Sitting in fourth place in the AHL’s East Division and 10 points out of first place, the Binghamton Senators again find themselves in a hole after pulling themselves out of a slow start to the 2014-15 season. The main thing Senators head coach Luke Richardson preached to his team before the AHL’s winter break was the need for consistency to the team’s game.
“Consistency has not been there for us this year,” Richardson said following a 3-0 loss to Wilkes-Barre/Scranton on December 20th. “That’s something we have to address, I think maybe just bearing down and executing and that’s part of consistency. We are a fairly young team, a new team and right now we just have to find our new roles.”
One of the aforementioned young players adjusting to pro hockey and finding his role is rookie Ryan Dzingel, the former Ohio State University standout who came right into the AHL last spring and with success, posting seven points (two goals, five assists) in nine regular season games with the Senators at the tail end of last season.
Dzingel, who was a seventh round pick for the Ottawa Senators at the 2011 NHL Draft, was the first player Richardson talked about when asked for a quick assessment of the rookies seven games into the season back in late October, and you’re starting to see why now.
“Lots of speed and skill,” Richardson said of Dzingel after an October 26th game. “We’re trying to get him out there on the power play a bit and get him confidence skating with the puck because he can really do magical things at a high rate of speed. Once he gets comfortable, hopefully he’ll be adding another dimension to our game.”
Dzingel tallied two goals for Binghamton on opening night of the 2014-15 season, but went goal-less for the next nine games as the Senators as a team won just three of their first 11 games to start the season.
“Those are the growing pains you go through as a young player in the league,” Richardson said of Dzingel. “He started out with a bang the first night with two goals, and he’s been snake-bitten a little bit but he’s working, he’s a bright-eyed kid who asks questions and learns so I expect a young guy that has his legs to have a real good second half.”
Dzingel did just that, scoring two goals in a 3-0 Senators win in a rematch against the Penguins on December 26th and adding another goal the next night – an overtime, game-winner to give the Senators a 4-3 win over the Hershey Bears.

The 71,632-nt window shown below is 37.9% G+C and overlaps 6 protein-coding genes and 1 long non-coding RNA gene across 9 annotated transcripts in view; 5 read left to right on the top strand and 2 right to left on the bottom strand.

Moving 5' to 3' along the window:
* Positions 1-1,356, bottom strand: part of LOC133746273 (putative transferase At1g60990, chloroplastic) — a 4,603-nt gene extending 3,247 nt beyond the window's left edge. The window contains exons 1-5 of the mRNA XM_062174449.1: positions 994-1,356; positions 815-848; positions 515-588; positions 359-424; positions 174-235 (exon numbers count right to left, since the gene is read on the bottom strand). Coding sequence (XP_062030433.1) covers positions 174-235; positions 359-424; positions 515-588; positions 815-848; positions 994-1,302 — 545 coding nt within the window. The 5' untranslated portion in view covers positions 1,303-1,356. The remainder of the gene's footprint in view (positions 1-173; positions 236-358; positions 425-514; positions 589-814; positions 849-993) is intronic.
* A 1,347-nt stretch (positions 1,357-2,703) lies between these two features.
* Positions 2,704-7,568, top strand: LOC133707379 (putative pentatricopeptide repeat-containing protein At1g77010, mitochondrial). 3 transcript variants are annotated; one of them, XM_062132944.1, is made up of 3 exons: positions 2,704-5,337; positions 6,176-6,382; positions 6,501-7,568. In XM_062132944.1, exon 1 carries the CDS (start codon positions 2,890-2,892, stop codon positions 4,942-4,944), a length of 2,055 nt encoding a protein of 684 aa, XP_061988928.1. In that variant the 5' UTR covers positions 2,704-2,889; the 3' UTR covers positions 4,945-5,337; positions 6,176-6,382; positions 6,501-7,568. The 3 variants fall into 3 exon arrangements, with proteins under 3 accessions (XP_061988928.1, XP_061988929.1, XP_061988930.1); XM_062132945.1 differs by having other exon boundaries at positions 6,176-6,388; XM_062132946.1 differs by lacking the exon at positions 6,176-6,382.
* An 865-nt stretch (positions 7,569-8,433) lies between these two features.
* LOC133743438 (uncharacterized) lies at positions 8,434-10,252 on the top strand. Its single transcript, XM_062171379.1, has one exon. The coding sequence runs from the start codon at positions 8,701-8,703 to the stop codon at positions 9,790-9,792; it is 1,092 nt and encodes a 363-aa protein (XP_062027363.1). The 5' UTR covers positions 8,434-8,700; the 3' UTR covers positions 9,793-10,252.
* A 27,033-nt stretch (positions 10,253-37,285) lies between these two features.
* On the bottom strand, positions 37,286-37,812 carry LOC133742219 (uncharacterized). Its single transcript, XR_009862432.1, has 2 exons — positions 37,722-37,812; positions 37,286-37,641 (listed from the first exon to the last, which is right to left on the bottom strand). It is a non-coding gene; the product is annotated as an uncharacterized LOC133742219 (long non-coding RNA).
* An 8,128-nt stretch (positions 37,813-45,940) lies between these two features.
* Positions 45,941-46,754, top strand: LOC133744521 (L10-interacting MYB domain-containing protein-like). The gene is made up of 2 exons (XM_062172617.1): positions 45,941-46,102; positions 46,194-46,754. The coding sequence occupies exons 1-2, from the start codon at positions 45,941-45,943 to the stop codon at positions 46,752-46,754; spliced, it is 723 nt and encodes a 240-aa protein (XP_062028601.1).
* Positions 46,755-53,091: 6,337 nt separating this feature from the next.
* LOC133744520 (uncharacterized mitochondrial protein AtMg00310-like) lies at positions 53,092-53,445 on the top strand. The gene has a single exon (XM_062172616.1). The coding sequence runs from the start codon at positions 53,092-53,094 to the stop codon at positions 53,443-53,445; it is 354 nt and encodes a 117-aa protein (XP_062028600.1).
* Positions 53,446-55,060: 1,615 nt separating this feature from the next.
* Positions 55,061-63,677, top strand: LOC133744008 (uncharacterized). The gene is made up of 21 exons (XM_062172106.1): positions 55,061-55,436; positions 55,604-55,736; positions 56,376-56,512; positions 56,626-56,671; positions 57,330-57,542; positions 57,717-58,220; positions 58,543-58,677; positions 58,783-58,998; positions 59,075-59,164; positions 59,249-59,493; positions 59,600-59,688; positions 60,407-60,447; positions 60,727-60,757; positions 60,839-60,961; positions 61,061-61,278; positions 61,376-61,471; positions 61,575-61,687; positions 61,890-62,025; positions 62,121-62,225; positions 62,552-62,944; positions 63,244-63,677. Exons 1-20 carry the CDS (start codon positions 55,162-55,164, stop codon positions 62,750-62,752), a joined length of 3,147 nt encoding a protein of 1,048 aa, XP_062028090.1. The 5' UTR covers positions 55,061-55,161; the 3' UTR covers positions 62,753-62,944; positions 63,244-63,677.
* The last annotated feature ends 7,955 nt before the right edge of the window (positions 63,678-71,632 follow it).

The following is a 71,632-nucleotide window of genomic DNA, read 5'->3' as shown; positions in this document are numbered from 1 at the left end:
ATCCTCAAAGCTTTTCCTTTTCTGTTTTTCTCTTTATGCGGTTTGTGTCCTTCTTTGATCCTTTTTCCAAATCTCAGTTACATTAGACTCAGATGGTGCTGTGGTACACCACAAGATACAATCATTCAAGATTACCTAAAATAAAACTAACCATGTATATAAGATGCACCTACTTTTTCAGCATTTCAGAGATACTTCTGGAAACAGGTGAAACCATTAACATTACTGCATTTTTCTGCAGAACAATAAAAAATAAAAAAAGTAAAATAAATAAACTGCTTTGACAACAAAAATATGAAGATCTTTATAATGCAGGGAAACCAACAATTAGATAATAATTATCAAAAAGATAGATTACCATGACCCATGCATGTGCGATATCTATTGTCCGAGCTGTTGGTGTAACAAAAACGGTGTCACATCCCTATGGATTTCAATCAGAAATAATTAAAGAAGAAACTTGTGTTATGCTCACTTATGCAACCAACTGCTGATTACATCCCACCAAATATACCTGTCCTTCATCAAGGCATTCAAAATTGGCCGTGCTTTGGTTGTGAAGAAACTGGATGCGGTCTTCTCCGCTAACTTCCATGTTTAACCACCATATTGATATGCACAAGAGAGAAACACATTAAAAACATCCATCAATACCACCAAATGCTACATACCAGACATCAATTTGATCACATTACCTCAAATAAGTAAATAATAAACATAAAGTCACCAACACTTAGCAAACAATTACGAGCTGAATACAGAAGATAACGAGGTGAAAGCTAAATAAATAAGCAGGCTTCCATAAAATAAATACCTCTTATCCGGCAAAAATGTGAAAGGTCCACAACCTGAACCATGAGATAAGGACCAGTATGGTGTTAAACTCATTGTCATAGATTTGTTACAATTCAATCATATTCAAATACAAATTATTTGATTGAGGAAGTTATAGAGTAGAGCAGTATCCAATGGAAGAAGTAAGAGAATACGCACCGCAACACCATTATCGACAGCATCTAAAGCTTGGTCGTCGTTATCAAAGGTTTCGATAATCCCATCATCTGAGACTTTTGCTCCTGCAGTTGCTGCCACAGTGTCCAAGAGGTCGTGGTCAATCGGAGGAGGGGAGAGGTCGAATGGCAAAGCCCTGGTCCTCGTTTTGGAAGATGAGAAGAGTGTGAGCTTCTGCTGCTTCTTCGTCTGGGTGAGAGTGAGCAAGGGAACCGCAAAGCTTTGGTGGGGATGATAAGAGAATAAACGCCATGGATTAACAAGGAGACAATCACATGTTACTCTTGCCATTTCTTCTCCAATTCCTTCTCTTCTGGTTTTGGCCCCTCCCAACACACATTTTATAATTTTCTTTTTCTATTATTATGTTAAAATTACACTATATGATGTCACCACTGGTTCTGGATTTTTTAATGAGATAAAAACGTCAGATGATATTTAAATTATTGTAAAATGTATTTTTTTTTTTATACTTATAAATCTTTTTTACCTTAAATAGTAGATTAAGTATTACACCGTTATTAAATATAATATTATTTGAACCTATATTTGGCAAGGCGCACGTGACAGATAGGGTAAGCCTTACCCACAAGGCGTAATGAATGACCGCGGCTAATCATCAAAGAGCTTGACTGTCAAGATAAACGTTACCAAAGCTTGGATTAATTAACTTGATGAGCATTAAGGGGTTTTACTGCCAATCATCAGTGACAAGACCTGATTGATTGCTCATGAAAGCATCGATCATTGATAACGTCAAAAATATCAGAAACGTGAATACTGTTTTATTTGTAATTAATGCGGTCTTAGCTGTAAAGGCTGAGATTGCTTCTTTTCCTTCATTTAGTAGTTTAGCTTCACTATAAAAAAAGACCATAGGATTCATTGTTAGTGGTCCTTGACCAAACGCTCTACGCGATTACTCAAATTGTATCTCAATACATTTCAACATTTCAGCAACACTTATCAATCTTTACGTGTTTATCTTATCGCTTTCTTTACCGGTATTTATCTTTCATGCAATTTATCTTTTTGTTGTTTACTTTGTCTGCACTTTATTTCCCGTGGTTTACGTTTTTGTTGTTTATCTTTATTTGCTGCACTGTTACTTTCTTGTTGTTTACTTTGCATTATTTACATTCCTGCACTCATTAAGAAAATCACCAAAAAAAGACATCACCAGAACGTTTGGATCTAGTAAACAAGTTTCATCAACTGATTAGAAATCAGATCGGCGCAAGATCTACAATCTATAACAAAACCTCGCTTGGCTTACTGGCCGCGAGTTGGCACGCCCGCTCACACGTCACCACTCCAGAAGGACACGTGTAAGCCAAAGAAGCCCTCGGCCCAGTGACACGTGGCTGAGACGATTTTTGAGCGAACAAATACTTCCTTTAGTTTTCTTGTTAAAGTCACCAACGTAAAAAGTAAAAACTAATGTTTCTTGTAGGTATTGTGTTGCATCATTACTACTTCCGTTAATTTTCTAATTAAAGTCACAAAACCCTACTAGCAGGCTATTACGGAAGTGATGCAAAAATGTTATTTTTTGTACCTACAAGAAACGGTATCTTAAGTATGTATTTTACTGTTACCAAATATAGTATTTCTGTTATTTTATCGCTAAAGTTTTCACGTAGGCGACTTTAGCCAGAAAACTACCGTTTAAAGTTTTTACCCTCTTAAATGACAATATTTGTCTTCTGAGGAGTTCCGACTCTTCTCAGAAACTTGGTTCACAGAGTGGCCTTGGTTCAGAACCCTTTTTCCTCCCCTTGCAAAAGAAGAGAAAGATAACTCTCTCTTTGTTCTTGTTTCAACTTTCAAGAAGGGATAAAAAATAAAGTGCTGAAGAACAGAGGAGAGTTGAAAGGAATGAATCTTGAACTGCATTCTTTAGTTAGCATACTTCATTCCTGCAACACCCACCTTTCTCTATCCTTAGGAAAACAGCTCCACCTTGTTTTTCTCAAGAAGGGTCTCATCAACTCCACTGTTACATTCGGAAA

“I think everyone played hard first game back,” Dzingel said after his two-goal performance the day after Christmas. “After break it’s usually pretty tough to get the legs going but I think we played really well.”
While the Ohio State Buckeyes football team might have surprised viewers on New Year’s Day in their win over Alabama, Dzingel knew who was going to win when asked his thoughts about his alma mater almost a week prior to the Sugar Bowl.
“Oh, we’re going to win for sure, I know that,” Dzingel said with a laugh. “I talked to Urban Meyer the other day. He said we’re ready to go.”
Dzingel’s coach, Richardson, has also been impressed with his confidence on the ice and what he’s seen from the rookie center of late.
“He showed a lot of confidence with the puck and that’s what he is; he’s a dynamic guy that can really bury pucks in close,” Richardson said. “He’s got great hands. You saw it on the first goal, he froze the goalie in tight. That’s a natural gift. That’s something that coaches really can’t teach anybody. He can really do some fancy things in there.”
“McCormick is a gritty player,” Richardson said. “He’s a straight up-and-down player that can check well, but he’s got a hard shot.
Guptill, acquired in a trade with the Dallas Stars over the summer, was just finding his legs and being bounced around the lineup earlier in the season. He’s tallied six points (three goals, three assists) in 21 games this season.
Richardson said Thompson (two goals, four assists in 27 games) is a little older and noticeably more mature in his play on the ice, noting he also played in some AHL games last season like Dzingel.
“The pace that we play, we need four lines rolling,” Richardson said. “We have to find out who can do what and this is the time to do it, sort it out and get better as we go.
“We have to live and learn with the results, but I think we can’t ever accept anything less than we set our goals for. I think the guys had done a pretty good job to battle our way out of a hole earlier in the season and now we’ve kind of fallen back in there. We have a real big challenge in the second half, but they deserved a break, more of a mental break than anything. We’re looking forward to that challenge in the second half.”
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